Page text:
Investors Shouldn't Ignore NFP This Week


FullertonMarkets Representative

This Friday’s payroll data could be the ugliest one in decades, short USD/JPY?

April’s employment report, to be released this Friday, will almost certainly show that the coronavirus pandemic inflicted the largest one-month blow to the US labour market on record.

We forecast the new report will show that unemployment rose to 12% in April and that employers shed 22 million nonfarm payroll jobs—the equivalent of eliminating every job created in the past decade. The job losses would produce the highest unemployment rate since records began in 1948, eclipsing the 10.8% rate touched in late 1982 at the end of the double-dip recession early in President Reagan’s first term. The monthly number of job losses would be the biggest in records dating back to 1939—far steeper than the 1.96 million jobs eliminated in September 1945, at the end of World War II.

Combined with the rise in unemployment and the loss of jobs in March, the new figures will underscore the labour market’s sharp reversal since February, when jobless rate was at a half-century low of 3.5% and the country notched a record 113 straight months of job creation.

Even so, the count of job cuts and the unemployment rate will appear less dire than implied by the recent surge in people seeking unemployment benefits because of the different ways the figures are tallied. Taken together, the figures paint a grim picture of job losses since the pandemic prompted widespread closures of businesses to curb the spread of infection.

The picture looks worse through the lens of new claims for unemployment benefits—a proxy for layoffs. Workers filed 26.5 million claims for unemployment benefits from March 15 through April 18—the weeks covered by the April jobs report. This is equivalent to 16% of the US labour force seeking aid, suggesting an unemployment rate above 20%.

The measures come from different sources and methodologies. The claim figures reflect the number of people submitting applications through their state labour agencies each week. Those figures may still undercount the total because of processing backlogs in some swamped systems. The Labour Department’s estimates of the unemployment rate and payroll job numbers are based on surveys on the calendar week or pay period including the 12th of the month.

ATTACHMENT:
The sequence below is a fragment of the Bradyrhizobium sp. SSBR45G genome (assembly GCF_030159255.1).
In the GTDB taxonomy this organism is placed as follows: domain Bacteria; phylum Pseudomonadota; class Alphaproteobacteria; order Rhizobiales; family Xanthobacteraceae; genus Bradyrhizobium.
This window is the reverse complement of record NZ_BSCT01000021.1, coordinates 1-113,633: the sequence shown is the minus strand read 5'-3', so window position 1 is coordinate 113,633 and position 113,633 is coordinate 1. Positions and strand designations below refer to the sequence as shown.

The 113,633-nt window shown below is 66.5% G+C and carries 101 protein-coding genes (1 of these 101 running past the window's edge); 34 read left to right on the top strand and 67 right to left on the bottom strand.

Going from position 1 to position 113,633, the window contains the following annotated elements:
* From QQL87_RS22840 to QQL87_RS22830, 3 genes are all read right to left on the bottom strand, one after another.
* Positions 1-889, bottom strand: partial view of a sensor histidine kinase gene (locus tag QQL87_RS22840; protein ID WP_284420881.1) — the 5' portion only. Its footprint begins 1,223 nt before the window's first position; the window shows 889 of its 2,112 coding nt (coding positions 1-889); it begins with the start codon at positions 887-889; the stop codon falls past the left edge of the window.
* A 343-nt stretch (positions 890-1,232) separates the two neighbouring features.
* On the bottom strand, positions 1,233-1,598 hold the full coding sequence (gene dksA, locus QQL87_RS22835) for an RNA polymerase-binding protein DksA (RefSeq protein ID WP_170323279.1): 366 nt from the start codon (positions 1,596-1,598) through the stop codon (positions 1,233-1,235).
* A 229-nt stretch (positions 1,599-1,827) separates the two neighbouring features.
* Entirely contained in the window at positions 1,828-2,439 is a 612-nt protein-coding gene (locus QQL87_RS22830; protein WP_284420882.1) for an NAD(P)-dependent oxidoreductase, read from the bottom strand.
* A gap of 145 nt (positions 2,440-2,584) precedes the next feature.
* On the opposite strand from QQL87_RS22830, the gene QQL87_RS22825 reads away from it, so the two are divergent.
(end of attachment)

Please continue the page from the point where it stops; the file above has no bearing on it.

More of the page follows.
And there was still some hiring in April, including at online retailers, pharmacies and pizza chains. The coronavirus-induced shock caused about 3 new hires for every 10 layoffs, according to researchers at Federal Reserve Bank of Atlanta.

Also, many people who have been laid off because of recent business closures—at hotels, stores, restaurants and the like—aren’t actively looking for other jobs because such employers aren’t hiring or the workers are either ill, caring for sick relatives or worried about the risk of infection. These people won’t be counted in the April unemployment rate because they are not officially part of the labour force.

Friday’s report could show whether Americans expect to return to their jobs. The March report showed that 47% of those who recently lost their job were on temporary layoff, up from 29% in February. How employment will shift in the coming months remains unclear. Key determining factors include the reopening mechanisms taken by the states, the efficacy of federal programs in preserving jobs and how fast the economy recovers.

Our Picks

EUR/USD – Slightly bearish
This pair may fall towards 1.0830 this week.

USD/JPY – Slightly bearish
This pair may fall towards 105.80.

XAU/USD (Gold) – Slightly bullish
We expect price to rise towards 1710 this week.

U30USD (Dow) – Slightly bearish
Index may fall towards 23360 this week.
This news should never be ignored at all, because it clearly shows what will happen to the dollar in the near future. So I think that 90% of traders have paid attention to this data. So, yes, we are preparing for a tight work with the dollar. This is going to be interesting.